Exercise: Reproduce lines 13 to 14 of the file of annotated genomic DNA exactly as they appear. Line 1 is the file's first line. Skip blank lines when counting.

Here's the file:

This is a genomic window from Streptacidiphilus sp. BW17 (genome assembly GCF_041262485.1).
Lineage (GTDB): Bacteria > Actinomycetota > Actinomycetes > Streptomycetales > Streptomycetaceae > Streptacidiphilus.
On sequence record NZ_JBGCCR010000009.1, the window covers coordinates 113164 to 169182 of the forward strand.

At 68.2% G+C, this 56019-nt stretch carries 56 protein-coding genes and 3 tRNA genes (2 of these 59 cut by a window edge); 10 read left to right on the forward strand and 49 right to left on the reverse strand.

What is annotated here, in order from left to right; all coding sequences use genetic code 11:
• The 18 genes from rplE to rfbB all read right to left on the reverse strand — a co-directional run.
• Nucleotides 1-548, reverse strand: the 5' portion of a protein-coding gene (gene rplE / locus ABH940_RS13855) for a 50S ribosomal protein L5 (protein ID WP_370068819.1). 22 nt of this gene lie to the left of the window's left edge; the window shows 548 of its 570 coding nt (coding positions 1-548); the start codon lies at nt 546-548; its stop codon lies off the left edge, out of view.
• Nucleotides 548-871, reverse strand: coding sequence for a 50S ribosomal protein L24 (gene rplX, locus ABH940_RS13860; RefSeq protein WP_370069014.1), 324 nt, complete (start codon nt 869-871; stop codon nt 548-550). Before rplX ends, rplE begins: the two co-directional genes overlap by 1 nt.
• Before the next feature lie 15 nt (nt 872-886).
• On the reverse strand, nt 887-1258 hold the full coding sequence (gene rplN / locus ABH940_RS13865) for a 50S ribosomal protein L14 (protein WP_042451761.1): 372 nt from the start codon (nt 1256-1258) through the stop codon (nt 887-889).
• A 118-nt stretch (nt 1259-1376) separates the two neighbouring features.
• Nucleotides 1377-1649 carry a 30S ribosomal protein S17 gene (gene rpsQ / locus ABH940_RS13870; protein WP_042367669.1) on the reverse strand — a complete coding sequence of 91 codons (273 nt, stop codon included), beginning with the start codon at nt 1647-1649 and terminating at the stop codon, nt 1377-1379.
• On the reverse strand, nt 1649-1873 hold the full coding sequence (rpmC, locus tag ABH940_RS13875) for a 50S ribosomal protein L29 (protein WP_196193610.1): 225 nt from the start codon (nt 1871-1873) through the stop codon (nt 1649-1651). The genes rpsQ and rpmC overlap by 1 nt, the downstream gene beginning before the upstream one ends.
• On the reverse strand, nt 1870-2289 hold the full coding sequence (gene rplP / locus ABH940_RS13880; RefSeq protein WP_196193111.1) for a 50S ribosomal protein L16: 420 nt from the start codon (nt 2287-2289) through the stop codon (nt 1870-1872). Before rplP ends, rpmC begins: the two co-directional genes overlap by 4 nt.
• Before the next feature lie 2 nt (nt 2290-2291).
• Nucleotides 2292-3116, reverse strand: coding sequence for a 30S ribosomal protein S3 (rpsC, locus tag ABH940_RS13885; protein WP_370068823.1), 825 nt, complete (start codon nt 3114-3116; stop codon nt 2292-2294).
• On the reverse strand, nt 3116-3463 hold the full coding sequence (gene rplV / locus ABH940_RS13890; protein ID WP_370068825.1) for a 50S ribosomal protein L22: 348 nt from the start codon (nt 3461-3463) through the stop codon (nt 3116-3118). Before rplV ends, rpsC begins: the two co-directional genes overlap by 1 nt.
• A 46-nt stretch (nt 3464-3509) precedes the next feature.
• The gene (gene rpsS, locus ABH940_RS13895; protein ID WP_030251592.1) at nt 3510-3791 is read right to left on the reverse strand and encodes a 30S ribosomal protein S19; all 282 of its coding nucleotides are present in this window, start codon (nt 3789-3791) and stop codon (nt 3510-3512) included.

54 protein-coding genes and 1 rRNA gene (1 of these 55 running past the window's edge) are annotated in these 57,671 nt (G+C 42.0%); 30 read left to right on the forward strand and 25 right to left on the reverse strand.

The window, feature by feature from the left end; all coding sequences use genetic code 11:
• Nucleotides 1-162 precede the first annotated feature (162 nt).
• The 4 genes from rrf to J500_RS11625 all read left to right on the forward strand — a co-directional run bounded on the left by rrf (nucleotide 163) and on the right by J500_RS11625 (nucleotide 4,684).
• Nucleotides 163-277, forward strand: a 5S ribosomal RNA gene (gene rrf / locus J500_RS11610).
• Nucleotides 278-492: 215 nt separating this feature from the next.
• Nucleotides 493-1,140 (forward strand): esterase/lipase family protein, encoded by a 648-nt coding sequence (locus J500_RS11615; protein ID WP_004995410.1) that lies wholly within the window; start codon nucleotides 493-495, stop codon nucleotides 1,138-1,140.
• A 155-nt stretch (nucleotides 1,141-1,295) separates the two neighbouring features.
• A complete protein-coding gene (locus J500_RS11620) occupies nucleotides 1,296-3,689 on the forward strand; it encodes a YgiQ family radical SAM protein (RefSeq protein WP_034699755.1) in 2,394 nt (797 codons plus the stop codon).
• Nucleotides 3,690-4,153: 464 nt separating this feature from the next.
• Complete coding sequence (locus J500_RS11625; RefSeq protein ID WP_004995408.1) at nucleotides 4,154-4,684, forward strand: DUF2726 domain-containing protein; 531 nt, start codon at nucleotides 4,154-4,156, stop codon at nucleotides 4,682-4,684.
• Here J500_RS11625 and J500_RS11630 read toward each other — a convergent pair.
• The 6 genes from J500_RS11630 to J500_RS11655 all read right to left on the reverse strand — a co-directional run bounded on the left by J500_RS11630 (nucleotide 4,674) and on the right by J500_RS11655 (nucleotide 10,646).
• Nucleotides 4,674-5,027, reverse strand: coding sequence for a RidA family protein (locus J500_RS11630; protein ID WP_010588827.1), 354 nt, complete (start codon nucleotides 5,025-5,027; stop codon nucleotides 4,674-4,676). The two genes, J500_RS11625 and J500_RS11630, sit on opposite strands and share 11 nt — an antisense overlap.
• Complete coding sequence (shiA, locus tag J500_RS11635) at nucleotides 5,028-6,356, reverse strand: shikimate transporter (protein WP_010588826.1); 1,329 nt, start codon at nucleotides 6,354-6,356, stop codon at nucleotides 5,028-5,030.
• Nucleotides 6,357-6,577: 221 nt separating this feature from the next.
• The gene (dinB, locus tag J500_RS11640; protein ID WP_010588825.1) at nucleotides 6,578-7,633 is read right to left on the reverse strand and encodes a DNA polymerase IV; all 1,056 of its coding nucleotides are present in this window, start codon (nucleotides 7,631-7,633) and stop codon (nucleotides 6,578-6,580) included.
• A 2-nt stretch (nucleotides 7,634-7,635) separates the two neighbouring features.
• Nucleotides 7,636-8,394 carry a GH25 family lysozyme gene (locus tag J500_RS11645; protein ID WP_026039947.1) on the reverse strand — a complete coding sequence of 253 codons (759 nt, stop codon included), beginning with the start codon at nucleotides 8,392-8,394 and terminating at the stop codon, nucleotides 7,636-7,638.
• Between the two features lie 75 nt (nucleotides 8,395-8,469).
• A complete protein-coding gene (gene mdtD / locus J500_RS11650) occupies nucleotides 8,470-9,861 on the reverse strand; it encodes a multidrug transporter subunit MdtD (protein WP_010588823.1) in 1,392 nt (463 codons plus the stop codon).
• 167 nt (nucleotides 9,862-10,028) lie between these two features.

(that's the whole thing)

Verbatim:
• On the reverse strand, nt 1649-1873 hold the full coding sequence (rpmC, locus tag ABH940_RS13875) for a 50S ribosomal protein L29 (protein WP_196193610.1): 225 nt from the start codon (nt 1871-1873) through the stop codon (nt 1649-1651). The genes rpsQ and rpmC overlap by 1 nt, the downstream gene beginning before the upstream one ends.
• On the reverse strand, nt 1870-2289 hold the full coding sequence (gene rplP / locus ABH940_RS13880; RefSeq protein WP_196193111.1) for a 50S ribosomal protein L16: 420 nt from the start codon (nt 2287-2289) through the stop codon (nt 1870-1872). Before rplP ends, rpmC begins: the two co-directional genes overlap by 4 nt.